Friday, May 04, 2007

Cello lesson 5/3: Yo Yo Diet

I have been focused on learning some new bowing motor skills, and consequently am feeling less well prepared for lessons. That may also be due to a decreasing practice phenomenon, between frustration that nothing feels right at the moment, and the need to spend some of my time learning trio and orchestra repertoire. And I wasted a lot of time this week reviewing old repertoire and playing things I can already read. I think I needed a confidence boost.

In any case, we again spent three quarters of the lesson working on my bow hold and mechanics. The scale was a combination of F minor and major, and my exit assignment is to limit my scale practice this week to slow linked half notes with four short notes at the extremes before the bow change, with no metronome. Focus on using the whole arm to move the bow, extra push from 3 and 4 at the tip, the way the thumb bends with the bow changes.

We moved on to Bach, a new movement today. T- asked for the Courante. Fortunately, I did read through that several times this week. Unfortunately, I'm still playing with a different fingering and bowing each time, not sure how I want to do this. So I basically massacred it, wrong notes, inconsistent bowings, irregular tempo, lots of pauses while I figured out what to do next. Ugh.

One of the most difficult things for me at my present level of development is playing music I can't play yet. I know that sounds like a big "Duh!," but what I mean is music I can't read easily. At my advancing age, I have yet to figure out a reliable way of learning something I don't get on the first reading. After yesterday's lesson I think what I need is the Yo Yo diet.

As the story goes, Yo Yo Ma learned his first Bach at the age of 4, with his father teaching him one measure per day. That's pretty much the way my lesson went. After that gruesome read-through, we went back to the beginning and worked on the first measure, plus the chord at the beginning of the second. My assignment is to go forth and do likewise in the practice room. The process will be something like this:

For each measure + first note of next measure
* Decide on the fingerings and bowings
* Play through No Tempo with all notes equivalent until the fingerings work
* Isolate problem shifts, chords, fingerings and practice separately if needed, then reincorporate
* Play through at very slow tempo with metronome with fingerings + bowings
* Isolate problem bowings, bow distribution, and string crossings if needed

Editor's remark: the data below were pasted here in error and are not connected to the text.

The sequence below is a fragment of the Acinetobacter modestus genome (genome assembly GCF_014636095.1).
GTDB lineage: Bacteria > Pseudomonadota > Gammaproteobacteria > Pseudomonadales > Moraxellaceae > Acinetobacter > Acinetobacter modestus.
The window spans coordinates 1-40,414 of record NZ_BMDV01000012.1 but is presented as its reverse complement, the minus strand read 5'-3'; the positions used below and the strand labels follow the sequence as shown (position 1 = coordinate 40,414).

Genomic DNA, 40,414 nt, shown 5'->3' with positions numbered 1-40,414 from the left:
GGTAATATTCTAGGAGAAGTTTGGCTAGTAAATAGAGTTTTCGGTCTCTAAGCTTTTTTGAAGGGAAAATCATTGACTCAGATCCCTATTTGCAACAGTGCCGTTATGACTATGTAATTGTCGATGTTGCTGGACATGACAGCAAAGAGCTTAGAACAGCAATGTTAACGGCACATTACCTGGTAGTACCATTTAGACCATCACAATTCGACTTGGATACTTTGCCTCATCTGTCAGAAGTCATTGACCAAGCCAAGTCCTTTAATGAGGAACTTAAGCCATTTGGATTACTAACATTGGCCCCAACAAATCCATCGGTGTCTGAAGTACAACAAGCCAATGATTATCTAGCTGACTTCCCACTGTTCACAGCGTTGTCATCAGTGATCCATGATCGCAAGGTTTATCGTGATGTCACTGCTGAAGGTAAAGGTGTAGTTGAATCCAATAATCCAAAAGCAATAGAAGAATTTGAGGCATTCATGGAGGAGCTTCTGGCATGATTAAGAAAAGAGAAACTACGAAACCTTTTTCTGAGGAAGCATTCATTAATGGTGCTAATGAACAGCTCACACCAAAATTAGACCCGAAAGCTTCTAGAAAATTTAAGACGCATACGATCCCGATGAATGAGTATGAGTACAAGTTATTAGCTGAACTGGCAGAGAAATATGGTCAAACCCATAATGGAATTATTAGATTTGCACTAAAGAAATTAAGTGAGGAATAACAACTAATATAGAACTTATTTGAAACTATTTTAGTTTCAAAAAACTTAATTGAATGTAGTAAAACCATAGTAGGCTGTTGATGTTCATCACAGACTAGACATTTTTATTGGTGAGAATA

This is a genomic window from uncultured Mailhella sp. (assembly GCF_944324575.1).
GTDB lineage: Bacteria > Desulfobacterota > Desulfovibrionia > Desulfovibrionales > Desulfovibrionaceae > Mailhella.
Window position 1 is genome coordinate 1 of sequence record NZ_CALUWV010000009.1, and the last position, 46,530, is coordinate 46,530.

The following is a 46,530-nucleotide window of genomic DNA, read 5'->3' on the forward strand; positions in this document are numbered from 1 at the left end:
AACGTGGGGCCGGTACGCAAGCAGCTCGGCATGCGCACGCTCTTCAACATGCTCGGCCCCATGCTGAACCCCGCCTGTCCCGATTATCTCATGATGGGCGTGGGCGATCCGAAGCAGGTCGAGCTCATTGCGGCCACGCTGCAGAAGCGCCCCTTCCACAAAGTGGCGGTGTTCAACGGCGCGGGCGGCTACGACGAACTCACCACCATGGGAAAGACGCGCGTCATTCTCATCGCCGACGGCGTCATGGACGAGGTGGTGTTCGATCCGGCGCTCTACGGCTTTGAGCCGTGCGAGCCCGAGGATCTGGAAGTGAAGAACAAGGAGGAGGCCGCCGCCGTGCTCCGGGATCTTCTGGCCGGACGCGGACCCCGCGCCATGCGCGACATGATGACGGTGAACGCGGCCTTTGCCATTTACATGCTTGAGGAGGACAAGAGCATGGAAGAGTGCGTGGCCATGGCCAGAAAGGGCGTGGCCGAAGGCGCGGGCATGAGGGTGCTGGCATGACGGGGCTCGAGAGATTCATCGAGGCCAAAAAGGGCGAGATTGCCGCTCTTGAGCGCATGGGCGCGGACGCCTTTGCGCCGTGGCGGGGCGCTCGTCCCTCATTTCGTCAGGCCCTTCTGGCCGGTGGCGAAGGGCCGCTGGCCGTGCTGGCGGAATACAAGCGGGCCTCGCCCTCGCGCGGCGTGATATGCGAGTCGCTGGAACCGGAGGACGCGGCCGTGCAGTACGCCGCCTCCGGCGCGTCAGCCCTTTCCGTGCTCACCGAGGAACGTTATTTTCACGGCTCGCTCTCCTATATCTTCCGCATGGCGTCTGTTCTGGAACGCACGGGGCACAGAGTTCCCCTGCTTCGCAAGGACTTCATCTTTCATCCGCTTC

* Slowly increase tempo to a moderate rate
* If it's not coming easily, invent different ways to play the measure (double stops, rhythms, etc.) to get the necessary repetitions. No beating head against wall!
Next measure

At some point, I'll need to apply the process to phrases, and then sections. The hardest part, as always, is to fight the urge to pretend I can play it and mangle it in chunks I don't know yet. The other variable I haven't figured out is what review to do on a day-to-day basis, and how quickly to progress.

As painful as this was in my lesson (I felt so inadequate), I left feeling optimistic. I'm sure I can learn one measure at a time. Now I just need to lose the expectation that I will be able to play this movement by next week. It's got to take the time it takes.


Elaine Fine said...

I really enjoy reading about your cello progress (and I know that I should be practicing myself). I thought that I should let you and other cellists know about three really lovely cello pieces I just heard today on line written by Roger Bourland (on his blog that I imagine that you and your cellist readers might like.

gottagopractice said...

Thanks for the tip...

Anonymous said...

Hi GGP, you made me realize that's a major blocker for me too. There's easy-to-read music, and then there's anything with tricky rhythms or tenor/treble clef, which I have to approach measure-by-measure. I guess there are two choices-- stay in the comfort zone or stick it out through those tough pieces, a little at a time. Ok, I'm motivated to practice now!

cellodonna said...

"Isolate." That's a good practice technique. My teacher always tells me to identify a problem and break it down into its simplest form.

gottagopractice said...

Hope your practices are going better than mine are right now, PFS <g>.

And cellodonna, for me it's the "identify" that's the hard part of the equation. I can be so oblivious.